"Do you know the Poulterer's, in the next street but one, at the corner?" Scrooge inquired.
"I should hope I did," replied the lad.
"An intelligent boy!" said Scrooge. "A remarkable boy! Do you know whether they've sold the prize Turkey that was hanging up there - Not the little prize Turkey: the big one?"
"What, the one as big as me?" returned the boy.
"What a delightful boy!" said Scrooge. "It's a pleasure to talk to him. Yes, my buck."
"It's hanging there now," replied the boy.
"Is it?" said Scrooge. "Go and buy it."
"Walk-er!" exclaimed the boy.
"No, no," said Scrooge, "I am in earnest. Go and buy it, and tell them to bring it here, that I may give them the direction where to take it. Come back with the man, and I'll give you a shilling. Come back with him in less than five minutes and I'll give you half-a-crown."
And so Charles Dickens, in his timeless holiday classic, A Christmas Carol, informs us of the Delivery on Demand Service of his era...and uses it to bring the entire story home.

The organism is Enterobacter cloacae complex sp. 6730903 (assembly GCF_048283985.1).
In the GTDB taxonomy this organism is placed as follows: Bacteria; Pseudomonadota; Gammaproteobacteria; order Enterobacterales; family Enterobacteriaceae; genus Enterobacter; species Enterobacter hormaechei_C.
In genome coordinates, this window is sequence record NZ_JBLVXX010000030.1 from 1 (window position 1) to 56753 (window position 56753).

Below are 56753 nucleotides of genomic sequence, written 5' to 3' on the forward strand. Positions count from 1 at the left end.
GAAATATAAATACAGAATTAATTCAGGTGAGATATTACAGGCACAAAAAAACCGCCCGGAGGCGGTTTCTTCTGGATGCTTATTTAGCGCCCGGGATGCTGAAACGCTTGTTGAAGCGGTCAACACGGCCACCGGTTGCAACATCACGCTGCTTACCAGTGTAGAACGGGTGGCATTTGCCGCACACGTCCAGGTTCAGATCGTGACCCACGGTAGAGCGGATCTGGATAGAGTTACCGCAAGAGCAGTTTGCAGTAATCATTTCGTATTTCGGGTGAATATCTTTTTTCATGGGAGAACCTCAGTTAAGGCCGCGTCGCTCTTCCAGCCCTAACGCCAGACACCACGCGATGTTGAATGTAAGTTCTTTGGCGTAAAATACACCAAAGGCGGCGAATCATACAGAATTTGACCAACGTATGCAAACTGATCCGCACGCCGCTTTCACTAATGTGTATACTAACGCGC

If you are still with me... I thought who better to skewer one of the most heinous digibabble obfuscations of our time -- instant delivery -- than Dickens... And when better to do it than during "holiday" time?
In fact... it's not just delivery now that is a canard... it is the way analysts and investors and the companies themselves approach the entire notion of delivery -- as if somehow "digital" has erased all costs and logistics from the profit equation. Or that our packages are somehow transported to us via the cloud...
To put it in perspective, according to the Financial Times, "The cost of getting packages to customers' doors has been rising relative to sales, reaching 12 per cent of net sales in the most recent quarter," and as best as can be understood, Amazon loses over a billion dollars a quarter to shipping costs. Amazon loses an estimated $1 billion to $2 billion on Prime shipping annually, the Harvard Business Review reported, citing Forrester Research. That is up to 11 times more than the $178 million in operating income that the company reported for fiscal 2014. And please don't talk about the cloud here -- we get that....